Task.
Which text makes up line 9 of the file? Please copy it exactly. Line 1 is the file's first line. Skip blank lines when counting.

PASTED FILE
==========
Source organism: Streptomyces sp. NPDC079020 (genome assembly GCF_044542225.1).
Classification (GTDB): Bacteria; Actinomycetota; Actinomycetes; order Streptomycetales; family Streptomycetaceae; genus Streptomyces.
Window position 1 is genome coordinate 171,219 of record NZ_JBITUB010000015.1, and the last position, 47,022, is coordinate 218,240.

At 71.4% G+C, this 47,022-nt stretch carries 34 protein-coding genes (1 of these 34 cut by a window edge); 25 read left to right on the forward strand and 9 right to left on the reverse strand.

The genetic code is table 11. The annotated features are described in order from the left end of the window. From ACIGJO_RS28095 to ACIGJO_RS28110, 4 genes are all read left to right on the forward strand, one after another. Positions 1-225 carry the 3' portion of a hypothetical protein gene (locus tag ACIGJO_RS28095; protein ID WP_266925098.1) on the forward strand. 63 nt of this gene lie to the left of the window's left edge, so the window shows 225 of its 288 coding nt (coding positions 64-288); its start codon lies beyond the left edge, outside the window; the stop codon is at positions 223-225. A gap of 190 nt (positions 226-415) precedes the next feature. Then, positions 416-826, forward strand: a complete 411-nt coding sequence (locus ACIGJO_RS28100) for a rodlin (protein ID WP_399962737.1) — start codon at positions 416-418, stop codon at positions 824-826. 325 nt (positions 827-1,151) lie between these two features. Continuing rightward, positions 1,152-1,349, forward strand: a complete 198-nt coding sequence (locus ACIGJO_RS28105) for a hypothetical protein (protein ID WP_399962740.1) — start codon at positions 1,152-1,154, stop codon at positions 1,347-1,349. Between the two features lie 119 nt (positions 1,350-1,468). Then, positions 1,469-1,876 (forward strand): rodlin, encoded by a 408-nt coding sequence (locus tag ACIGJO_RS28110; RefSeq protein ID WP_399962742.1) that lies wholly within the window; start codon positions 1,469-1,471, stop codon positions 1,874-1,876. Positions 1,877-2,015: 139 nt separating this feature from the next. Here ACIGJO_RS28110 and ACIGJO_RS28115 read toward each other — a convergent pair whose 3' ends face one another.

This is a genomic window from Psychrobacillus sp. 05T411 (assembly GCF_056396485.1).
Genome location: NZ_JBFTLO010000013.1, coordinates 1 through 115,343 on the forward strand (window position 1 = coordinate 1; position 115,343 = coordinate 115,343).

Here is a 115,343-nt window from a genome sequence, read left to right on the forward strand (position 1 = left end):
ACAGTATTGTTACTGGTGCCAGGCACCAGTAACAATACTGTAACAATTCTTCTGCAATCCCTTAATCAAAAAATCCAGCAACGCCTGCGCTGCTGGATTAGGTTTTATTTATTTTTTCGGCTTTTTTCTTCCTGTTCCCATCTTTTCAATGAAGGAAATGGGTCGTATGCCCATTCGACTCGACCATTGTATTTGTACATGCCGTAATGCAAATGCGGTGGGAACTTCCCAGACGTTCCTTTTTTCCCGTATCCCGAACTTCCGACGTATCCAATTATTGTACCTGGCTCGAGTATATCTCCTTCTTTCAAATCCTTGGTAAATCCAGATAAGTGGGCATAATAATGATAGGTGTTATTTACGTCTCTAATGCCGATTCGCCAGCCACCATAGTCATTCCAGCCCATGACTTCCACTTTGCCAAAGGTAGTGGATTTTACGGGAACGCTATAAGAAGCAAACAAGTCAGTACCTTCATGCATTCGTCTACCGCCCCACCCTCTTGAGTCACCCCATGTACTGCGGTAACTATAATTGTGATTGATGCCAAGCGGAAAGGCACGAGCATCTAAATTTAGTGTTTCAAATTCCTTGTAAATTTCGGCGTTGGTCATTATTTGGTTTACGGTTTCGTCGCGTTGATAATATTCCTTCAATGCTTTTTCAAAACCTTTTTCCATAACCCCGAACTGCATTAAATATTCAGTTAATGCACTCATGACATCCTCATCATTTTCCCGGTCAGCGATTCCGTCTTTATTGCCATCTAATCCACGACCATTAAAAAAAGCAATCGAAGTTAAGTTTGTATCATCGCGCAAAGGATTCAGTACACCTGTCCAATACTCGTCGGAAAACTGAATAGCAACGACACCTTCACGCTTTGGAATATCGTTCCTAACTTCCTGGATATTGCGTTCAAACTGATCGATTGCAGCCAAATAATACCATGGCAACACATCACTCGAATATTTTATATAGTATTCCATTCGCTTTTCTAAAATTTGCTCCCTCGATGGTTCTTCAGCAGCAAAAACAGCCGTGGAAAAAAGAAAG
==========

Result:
ACAGTATTGTTACTGGTGCCAGGCACCAGTAACAATACTGTAACAATTCTTCTGCAATCCCTTAATCAAAAAATCCAGCAACGCCTGCGCTGCTGGATTAGGTTTTATTTATTTTTTCGGCTTTTTTCTTCCTGTTCCCATCTTTTCAATGAAGGAAATGGGTCGTATGCCCATTCGACTCGACCATTGTATTTGTACATGCCGTAATGCAAATGCGGTGGGAACTTCCCAGACGTTCCTTTTTTCCCGTATCCCGAACTTCCGACGTATCCAATTATTGTACCTGGCTCGAGTATATCTCCTTCTTTCAAATCCTTGGTAAATCCAGATAAGTGGGCATAATAATGATAGGTGTTATTTACGTCTCTAATGCCGATTCGCCAGCCACCATAGTCATTCCAGCCCATGACTTCCACTTTGCCAAAGGTAGTGGATTTTACGGGAACGCTATAAGAAGCAAACAAGTCAGTACCTTCATGCATTCGTCTACCGCCCCACCCTCTTGAGTCACCCCATGTACTGCGGTAACTATAATTGTGATTGATGCCAAGCGGAAAGGCACGAGCATCTAAATTTAGTGTTTCAAATTCCTTGTAAATTTCGGCGTTGGTCATTATTTGGTTTACGGTTTCGTCGCGTTGATAATATTCCTTCAATGCTTTTTCAAAACCTTTTTCCATAACCCCGAACTGCATTAAATATTCAGTTAATGCACTCATGACATCCTCATCATTTTCCCGGTCAGCGATTCCGTCTTTATTGCCATCTAATCCACGACCATTAAAAAAAGCAATCGAAGTTAAGTTTGTATCATCGCGCAAAGGATTCAGTACACCTGTCCAATACTCGTCGGAAAACTGAATAGCAACGACACCTTCACGCTTTGGAATATCGTTCCTAACTTCCTGGATATTGCGTTCAAACTGATCGATTGCAGCCAAATAATACCATGGCAACACATCACTCGAATATTTTATATAGTATTCCATTCGCTTTTCTAAAATTTGCTCCCTCGATGGTTCTTCAGCAGCAAAAACAGCCGTGGAAAAAAGAAAG